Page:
While I was studying for my DipTESOL I fell into a couple of traps related to my classroom practice.

The smug teacher

Looking back, some of the corrections I used to make were cringe-worthy. I can’t remember saying this, but knowing me I probably did…

‘Hmmm, actually I think you’ll find that’s a phrasal-prepositional verb’

No, I couldn’t have. Surely…

The yawn marathon

You suddenly know all the usage rules for the definite, indefinite and zero articles. Like, ALL of them, including every possible country/group of countries that begin with the word ‘The’. Your learners definitely need to know all of these right now! I advise scheduling about 40 mins for a teacher input stage to cover EVERY rule. Just you talking. To complete beginners.

Jargony McJargonface

Progressive and regressive assimilation? Juncture and catenation? Epenthesis? All pretty cool words/phrases if you’re into phonology, and also really good things to chuck into a) something like a phonology interview on your course if they’re relevant, b) conversations with other teachers to make you sound smart. But the learners? Well, teach those terms if you want – I prefer to teach the concepts when relevant and just refer to them in a simpler way. Back in my diploma days though, well…

And you’ve done that because…?

Colleague: What are you teaching today, Pete?

Pete: I’m veering away from the syllabus a bit. I’m gonna teach some binominals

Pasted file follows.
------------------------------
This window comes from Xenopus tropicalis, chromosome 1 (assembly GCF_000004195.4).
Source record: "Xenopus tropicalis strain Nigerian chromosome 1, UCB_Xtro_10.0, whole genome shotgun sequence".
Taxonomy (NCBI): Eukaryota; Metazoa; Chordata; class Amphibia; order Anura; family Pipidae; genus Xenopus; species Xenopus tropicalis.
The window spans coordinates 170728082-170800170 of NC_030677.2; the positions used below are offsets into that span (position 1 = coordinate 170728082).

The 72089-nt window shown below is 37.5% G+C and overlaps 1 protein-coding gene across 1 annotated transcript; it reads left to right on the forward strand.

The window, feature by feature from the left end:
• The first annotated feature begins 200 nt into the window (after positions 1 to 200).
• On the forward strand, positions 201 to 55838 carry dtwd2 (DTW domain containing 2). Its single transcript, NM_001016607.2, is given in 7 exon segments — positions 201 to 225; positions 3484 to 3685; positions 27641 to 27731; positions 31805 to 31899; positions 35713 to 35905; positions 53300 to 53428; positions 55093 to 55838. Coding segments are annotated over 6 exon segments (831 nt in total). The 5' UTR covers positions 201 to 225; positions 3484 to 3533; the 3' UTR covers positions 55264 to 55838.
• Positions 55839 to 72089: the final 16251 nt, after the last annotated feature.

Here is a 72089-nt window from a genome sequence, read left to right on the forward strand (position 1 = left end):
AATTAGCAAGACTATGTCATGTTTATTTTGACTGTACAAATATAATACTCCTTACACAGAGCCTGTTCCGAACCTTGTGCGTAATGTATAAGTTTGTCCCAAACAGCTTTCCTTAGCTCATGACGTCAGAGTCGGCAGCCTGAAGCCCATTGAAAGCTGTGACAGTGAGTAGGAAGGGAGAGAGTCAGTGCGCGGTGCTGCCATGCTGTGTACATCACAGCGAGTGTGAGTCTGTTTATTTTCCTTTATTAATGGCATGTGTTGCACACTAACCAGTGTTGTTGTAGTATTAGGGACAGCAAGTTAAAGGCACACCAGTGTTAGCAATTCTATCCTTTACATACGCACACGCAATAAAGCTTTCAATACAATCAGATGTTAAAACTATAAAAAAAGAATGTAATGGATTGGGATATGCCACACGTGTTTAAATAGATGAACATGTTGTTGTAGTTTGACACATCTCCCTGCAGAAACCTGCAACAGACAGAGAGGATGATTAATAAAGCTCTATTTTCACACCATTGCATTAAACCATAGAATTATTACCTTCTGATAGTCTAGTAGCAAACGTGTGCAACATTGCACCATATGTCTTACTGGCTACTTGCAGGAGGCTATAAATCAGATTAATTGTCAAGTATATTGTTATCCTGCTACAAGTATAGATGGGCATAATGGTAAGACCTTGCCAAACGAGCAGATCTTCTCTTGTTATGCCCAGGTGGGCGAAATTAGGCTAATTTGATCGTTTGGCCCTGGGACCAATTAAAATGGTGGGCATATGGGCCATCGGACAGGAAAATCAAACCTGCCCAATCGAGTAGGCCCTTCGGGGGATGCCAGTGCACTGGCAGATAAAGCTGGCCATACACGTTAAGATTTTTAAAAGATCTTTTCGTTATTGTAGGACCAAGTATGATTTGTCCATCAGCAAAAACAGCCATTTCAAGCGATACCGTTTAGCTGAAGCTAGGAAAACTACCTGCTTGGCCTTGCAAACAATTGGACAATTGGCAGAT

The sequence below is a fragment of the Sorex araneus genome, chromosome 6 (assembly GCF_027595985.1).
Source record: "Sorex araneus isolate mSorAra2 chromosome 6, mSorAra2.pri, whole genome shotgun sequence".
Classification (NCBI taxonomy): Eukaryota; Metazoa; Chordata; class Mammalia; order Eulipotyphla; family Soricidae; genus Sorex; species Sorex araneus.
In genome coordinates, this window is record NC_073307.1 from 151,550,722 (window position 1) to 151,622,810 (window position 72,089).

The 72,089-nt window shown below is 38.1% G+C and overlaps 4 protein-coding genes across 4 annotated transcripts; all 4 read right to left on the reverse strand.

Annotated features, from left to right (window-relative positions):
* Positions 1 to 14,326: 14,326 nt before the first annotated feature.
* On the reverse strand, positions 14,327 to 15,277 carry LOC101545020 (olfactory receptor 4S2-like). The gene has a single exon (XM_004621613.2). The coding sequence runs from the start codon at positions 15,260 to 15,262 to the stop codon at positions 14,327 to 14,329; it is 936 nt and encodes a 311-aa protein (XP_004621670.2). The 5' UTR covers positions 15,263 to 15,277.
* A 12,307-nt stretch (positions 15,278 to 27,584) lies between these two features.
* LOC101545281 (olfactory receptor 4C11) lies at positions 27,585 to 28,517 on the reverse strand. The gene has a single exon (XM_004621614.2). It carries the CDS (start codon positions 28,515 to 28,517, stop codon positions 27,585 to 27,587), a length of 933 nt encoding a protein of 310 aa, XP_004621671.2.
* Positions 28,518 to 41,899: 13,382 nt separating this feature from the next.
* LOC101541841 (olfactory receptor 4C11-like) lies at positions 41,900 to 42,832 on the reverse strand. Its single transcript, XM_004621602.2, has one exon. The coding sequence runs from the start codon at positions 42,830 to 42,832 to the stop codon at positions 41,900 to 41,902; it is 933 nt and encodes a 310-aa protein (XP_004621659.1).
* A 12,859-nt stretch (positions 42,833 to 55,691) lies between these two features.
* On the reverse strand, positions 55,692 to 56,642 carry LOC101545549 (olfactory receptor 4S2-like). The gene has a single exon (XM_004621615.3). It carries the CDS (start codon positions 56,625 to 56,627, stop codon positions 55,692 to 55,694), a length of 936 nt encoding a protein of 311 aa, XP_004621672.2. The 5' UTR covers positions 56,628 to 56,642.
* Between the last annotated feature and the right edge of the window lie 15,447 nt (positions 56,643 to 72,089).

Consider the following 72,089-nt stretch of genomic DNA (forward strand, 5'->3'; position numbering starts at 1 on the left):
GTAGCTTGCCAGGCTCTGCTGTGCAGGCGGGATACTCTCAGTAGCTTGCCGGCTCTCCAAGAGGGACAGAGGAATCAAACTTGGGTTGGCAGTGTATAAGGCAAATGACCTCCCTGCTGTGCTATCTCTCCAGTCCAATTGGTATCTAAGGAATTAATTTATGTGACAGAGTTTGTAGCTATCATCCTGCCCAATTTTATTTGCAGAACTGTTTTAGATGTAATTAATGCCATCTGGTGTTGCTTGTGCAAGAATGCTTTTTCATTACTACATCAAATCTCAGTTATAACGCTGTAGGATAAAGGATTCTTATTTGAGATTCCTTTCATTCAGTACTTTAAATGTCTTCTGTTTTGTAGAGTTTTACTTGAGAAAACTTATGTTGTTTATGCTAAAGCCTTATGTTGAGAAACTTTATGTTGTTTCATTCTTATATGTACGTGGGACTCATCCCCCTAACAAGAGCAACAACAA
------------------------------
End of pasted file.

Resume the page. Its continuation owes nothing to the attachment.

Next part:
Colleague: Bi…? I can’t remember what they…

Pete: Just, you know, two or more words, linked by a conjunction. Usually fixed. ‘sick and tired, ‘pros and cons’, stuff like that

Colleague: Oh yeah. Cool. So, why?

Pete: What do you mean?

Colleague: Why? I mean… are they relevant to anything you’ve covered recently? Or… I mean, are the phrases connected in any way or something? Or…

Pete: Look, I learnt about them on my course. If I don’t teach them, I’ll probably forget what they are

Colleague: OK… Pete, look. Your students are taking their IELTS exam in 3 days, so maybe you should…

Pete: Teach them about binominals. The speaking examiner will love it.

 

I’ve already dealt with questions from new trainees related to the situations above. Here are examples…

…..

In my language analysis I have referred to the word ‘There’ in the structure ‘There is/are..’ as being a dummy subject, and mentioned (as Parrott does) that this is a type of existential clause. Should I tell my learners this?

…..

I recently learnt that verbs can be transitive/intransitive/ditransitive/copula/etc. Should I tell my learners about this every time I teach a new verb?

…..

I write words in phonemic script on the board, but learners can’t read it. Should I teach the script to them in the few hours we have together each week?

 

My answer is pretty much the same every time:

How do you think your learners would react?

Sure, developing subject knowledge is an important, and necessary, part of the course. You need a pretty good level of subject knowledge to pass the exam and interview, plus you will need to show you understand what you’re teaching through a language analysis (like the ones on the CELTA). But ultimately, you’re learning all this to improve your practice, which you’re doing in order to benefit your learners. Don’t do what I did by letting all this new knowledge go to your head. Always keep your learners in mind. Teach what is relevant, when it is relevant, and in a way that is relevant to them. As always, right?